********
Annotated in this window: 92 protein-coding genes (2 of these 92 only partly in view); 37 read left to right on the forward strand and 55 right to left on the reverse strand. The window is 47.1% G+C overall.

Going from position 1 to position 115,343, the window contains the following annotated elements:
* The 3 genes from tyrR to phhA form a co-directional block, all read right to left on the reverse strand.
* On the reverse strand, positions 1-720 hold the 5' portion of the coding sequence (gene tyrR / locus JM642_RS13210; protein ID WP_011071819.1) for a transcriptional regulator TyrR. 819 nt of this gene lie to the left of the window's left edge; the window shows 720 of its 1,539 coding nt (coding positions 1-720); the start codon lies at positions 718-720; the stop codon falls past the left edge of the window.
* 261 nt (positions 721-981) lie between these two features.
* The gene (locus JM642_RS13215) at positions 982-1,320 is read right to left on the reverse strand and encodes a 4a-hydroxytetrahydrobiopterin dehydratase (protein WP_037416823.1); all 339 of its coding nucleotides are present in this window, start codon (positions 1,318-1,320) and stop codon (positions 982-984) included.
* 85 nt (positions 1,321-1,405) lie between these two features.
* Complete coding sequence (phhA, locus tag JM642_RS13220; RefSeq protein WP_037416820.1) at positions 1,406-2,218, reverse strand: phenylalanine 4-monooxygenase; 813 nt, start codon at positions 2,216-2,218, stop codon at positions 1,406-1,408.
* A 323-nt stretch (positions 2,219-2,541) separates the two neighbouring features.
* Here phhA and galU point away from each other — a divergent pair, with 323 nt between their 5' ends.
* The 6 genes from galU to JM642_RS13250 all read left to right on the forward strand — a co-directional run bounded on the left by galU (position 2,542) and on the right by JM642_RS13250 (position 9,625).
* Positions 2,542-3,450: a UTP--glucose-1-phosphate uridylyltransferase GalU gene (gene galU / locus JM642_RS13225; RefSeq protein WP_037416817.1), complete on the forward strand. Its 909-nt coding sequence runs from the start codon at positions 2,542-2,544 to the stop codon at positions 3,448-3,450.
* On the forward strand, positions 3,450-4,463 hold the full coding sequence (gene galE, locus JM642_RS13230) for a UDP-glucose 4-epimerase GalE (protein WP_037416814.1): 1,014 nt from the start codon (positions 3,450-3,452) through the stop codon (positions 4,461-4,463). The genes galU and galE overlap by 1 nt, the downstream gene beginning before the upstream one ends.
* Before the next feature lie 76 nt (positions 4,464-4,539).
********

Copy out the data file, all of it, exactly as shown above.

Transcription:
Annotated in this window: 92 protein-coding genes (2 of these 92 only partly in view); 37 read left to right on the forward strand and 55 right to left on the reverse strand. The window is 47.1% G+C overall.

Going from position 1 to position 115,343, the window contains the following annotated elements:
* The 3 genes from tyrR to phhA form a co-directional block, all read right to left on the reverse strand.
* On the reverse strand, positions 1-720 hold the 5' portion of the coding sequence (gene tyrR / locus JM642_RS13210; protein ID WP_011071819.1) for a transcriptional regulator TyrR. 819 nt of this gene lie to the left of the window's left edge; the window shows 720 of its 1,539 coding nt (coding positions 1-720); the start codon lies at positions 718-720; the stop codon falls past the left edge of the window.
* 261 nt (positions 721-981) lie between these two features.
* The gene (locus JM642_RS13215) at positions 982-1,320 is read right to left on the reverse strand and encodes a 4a-hydroxytetrahydrobiopterin dehydratase (protein WP_037416823.1); all 339 of its coding nucleotides are present in this window, start codon (positions 1,318-1,320) and stop codon (positions 982-984) included.
* 85 nt (positions 1,321-1,405) lie between these two features.
* Complete coding sequence (phhA, locus tag JM642_RS13220; RefSeq protein WP_037416820.1) at positions 1,406-2,218, reverse strand: phenylalanine 4-monooxygenase; 813 nt, start codon at positions 2,216-2,218, stop codon at positions 1,406-1,408.
* A 323-nt stretch (positions 2,219-2,541) separates the two neighbouring features.
* Here phhA and galU point away from each other — a divergent pair, with 323 nt between their 5' ends.
* The 6 genes from galU to JM642_RS13250 all read left to right on the forward strand — a co-directional run bounded on the left by galU (position 2,542) and on the right by JM642_RS13250 (position 9,625).
* Positions 2,542-3,450: a UTP--glucose-1-phosphate uridylyltransferase GalU gene (gene galU / locus JM642_RS13225; RefSeq protein WP_037416817.1), complete on the forward strand. Its 909-nt coding sequence runs from the start codon at positions 2,542-2,544 to the stop codon at positions 3,448-3,450.
* On the forward strand, positions 3,450-4,463 hold the full coding sequence (gene galE, locus JM642_RS13230) for a UDP-glucose 4-epimerase GalE (protein WP_037416814.1): 1,014 nt from the start codon (positions 3,450-3,452) through the stop codon (positions 4,461-4,463). The genes galU and galE overlap by 1 nt, the downstream gene beginning before the upstream one ends.
* Before the next feature lie 76 nt (positions 4,464-4,539).